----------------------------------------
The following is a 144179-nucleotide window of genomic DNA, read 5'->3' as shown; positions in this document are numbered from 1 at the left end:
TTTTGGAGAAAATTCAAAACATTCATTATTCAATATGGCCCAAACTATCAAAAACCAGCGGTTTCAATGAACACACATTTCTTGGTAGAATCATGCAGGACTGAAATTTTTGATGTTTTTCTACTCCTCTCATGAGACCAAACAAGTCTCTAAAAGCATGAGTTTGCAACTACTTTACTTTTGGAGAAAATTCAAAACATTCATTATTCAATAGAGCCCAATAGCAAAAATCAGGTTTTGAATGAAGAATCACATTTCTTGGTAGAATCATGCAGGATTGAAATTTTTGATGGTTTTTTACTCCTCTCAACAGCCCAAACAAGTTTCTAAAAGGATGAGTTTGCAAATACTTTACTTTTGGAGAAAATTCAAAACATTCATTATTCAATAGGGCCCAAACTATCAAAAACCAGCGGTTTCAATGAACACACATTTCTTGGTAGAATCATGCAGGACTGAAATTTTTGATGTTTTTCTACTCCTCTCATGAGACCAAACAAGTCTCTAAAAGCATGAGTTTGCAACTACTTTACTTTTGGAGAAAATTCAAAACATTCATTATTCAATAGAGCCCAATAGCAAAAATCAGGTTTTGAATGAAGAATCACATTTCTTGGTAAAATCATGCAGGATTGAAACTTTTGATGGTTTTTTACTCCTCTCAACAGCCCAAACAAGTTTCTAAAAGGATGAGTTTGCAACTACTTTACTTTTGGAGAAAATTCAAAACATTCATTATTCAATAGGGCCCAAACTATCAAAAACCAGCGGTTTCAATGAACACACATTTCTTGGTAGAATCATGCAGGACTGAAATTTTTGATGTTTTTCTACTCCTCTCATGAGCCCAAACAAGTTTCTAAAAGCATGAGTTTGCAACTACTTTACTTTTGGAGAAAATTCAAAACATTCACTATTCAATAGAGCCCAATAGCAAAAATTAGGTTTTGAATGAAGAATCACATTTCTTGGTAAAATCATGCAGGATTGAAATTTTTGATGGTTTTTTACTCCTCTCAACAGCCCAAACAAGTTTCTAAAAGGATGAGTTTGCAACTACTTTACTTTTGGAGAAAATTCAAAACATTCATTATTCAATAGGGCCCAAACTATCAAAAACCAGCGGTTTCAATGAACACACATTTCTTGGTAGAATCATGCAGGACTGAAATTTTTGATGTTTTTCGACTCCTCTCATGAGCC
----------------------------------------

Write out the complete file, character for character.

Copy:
The following is a 144179-nucleotide window of genomic DNA, read 5'->3' as shown; positions in this document are numbered from 1 at the left end:
TTTTGGAGAAAATTCAAAACATTCATTATTCAATATGGCCCAAACTATCAAAAACCAGCGGTTTCAATGAACACACATTTCTTGGTAGAATCATGCAGGACTGAAATTTTTGATGTTTTTCTACTCCTCTCATGAGACCAAACAAGTCTCTAAAAGCATGAGTTTGCAACTACTTTACTTTTGGAGAAAATTCAAAACATTCATTATTCAATAGAGCCCAATAGCAAAAATCAGGTTTTGAATGAAGAATCACATTTCTTGGTAGAATCATGCAGGATTGAAATTTTTGATGGTTTTTTACTCCTCTCAACAGCCCAAACAAGTTTCTAAAAGGATGAGTTTGCAAATACTTTACTTTTGGAGAAAATTCAAAACATTCATTATTCAATAGGGCCCAAACTATCAAAAACCAGCGGTTTCAATGAACACACATTTCTTGGTAGAATCATGCAGGACTGAAATTTTTGATGTTTTTCTACTCCTCTCATGAGACCAAACAAGTCTCTAAAAGCATGAGTTTGCAACTACTTTACTTTTGGAGAAAATTCAAAACATTCATTATTCAATAGAGCCCAATAGCAAAAATCAGGTTTTGAATGAAGAATCACATTTCTTGGTAAAATCATGCAGGATTGAAACTTTTGATGGTTTTTTACTCCTCTCAACAGCCCAAACAAGTTTCTAAAAGGATGAGTTTGCAACTACTTTACTTTTGGAGAAAATTCAAAACATTCATTATTCAATAGGGCCCAAACTATCAAAAACCAGCGGTTTCAATGAACACACATTTCTTGGTAGAATCATGCAGGACTGAAATTTTTGATGTTTTTCTACTCCTCTCATGAGCCCAAACAAGTTTCTAAAAGCATGAGTTTGCAACTACTTTACTTTTGGAGAAAATTCAAAACATTCACTATTCAATAGAGCCCAATAGCAAAAATTAGGTTTTGAATGAAGAATCACATTTCTTGGTAAAATCATGCAGGATTGAAATTTTTGATGGTTTTTTACTCCTCTCAACAGCCCAAACAAGTTTCTAAAAGGATGAGTTTGCAACTACTTTACTTTTGGAGAAAATTCAAAACATTCATTATTCAATAGGGCCCAAACTATCAAAAACCAGCGGTTTCAATGAACACACATTTCTTGGTAGAATCATGCAGGACTGAAATTTTTGATGTTTTTCGACTCCTCTCATGAGCC